For many African Americans, the 20th century began a long painful journey to becoming whole again. From Birth of a Nation and Jim Crow laws to the Civil Rights Movement and the Voting Rights Act of 1965, it took some time before many African Americans could turn their attention from the collective need to advocate for freedom and equality to the more emotionally difficult task of tracing familial separation. While some African Americans had been involved in annual family reunion traditions dating back decades, many other families had become separated over the years and lost track of their relatives and family members.
In October 1976, author Alex Haley’s release of his fictional account of his ancestor’s journey based on genealogy research debuted at #5 on NY Times Bestseller’s list – before rising to # 1 by January of 1977 – in less than 5 months. The novel, Roots: The Saga of an American Family would later win Haley a Pulitzer Prize and the adoration of the African American community and other communities of peoples of African heritage. With the critical success of the adaptation of the book to a nationally televised mini-series, “Roots” initiated an avalanche of researchers curious and excited to trace their ancestors’ migratory footsteps from the South.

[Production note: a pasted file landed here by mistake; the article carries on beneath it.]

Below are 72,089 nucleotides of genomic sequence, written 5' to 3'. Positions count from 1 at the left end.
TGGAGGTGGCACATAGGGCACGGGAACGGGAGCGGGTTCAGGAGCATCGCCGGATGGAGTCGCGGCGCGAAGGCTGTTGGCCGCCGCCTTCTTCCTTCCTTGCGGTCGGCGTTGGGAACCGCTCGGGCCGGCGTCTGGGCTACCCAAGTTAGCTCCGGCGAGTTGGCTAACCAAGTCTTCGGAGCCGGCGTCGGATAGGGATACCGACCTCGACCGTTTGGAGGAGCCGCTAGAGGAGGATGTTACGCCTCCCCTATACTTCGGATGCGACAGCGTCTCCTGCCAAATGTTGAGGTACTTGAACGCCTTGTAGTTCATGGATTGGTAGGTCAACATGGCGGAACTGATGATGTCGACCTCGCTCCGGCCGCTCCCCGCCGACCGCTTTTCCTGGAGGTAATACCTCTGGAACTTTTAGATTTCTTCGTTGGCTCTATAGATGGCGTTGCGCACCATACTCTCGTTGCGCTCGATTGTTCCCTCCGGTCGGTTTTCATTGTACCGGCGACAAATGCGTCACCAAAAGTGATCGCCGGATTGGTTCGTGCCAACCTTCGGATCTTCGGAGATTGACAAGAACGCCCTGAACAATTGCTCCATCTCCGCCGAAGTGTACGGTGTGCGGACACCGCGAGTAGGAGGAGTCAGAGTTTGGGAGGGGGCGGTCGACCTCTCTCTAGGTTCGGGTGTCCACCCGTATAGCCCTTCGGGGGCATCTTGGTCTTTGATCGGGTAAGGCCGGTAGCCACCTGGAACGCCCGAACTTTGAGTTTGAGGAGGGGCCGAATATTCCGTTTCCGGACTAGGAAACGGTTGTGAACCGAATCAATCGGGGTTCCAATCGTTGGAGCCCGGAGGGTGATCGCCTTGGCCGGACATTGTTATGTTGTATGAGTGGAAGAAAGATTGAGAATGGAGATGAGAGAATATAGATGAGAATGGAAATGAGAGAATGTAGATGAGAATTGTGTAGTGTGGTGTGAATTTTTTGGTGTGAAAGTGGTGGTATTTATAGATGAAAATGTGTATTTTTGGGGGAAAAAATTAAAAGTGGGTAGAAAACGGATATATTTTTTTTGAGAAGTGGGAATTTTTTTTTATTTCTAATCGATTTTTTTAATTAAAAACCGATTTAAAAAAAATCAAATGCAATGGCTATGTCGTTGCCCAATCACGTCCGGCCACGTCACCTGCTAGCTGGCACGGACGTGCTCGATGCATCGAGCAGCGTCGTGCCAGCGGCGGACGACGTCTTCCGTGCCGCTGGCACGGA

In Philadelphia, the newly organized African American Historical and Cultural Museum at 7th and Arch Streets had been flooded with requests for genealogical information from people seeking information on their ancestors. Dr. Rowena Stewart, Director of the museum at the time, partnered with Archivist, Stan Arnold, to attempt to handle the massive amounts of requests. Despite his best efforts, he was besieged with calls for assistance in conducting genealogical research far beyond the museum’s capacity to help.
What happens next becomes the reason why the African American Genealogy Group exists today.